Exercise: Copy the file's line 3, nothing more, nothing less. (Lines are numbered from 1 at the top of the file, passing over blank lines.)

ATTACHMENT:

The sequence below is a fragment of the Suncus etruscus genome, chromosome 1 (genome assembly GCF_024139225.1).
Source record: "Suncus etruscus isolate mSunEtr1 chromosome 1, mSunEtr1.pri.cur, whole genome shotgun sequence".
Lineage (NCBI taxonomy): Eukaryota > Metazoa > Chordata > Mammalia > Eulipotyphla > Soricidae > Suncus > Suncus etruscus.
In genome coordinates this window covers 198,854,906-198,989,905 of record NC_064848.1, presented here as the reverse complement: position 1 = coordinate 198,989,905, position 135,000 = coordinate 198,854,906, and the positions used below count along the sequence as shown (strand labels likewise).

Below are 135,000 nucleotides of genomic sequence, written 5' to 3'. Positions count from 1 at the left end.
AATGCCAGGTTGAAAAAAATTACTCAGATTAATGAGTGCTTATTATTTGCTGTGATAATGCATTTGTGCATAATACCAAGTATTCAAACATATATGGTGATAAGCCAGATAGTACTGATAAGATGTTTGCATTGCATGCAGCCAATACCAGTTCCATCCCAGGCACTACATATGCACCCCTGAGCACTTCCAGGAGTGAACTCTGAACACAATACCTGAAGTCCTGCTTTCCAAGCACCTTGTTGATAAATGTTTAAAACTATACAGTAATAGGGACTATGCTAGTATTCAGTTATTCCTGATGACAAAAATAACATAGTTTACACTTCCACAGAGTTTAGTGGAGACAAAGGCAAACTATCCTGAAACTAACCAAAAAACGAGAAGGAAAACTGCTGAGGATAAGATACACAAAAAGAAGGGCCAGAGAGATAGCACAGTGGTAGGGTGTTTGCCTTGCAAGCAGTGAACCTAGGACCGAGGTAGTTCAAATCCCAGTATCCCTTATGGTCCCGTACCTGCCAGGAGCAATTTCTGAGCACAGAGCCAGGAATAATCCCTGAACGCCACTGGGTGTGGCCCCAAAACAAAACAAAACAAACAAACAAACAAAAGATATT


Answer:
Lineage (NCBI taxonomy): Eukaryota > Metazoa > Chordata > Mammalia > Eulipotyphla > Soricidae > Suncus > Suncus etruscus.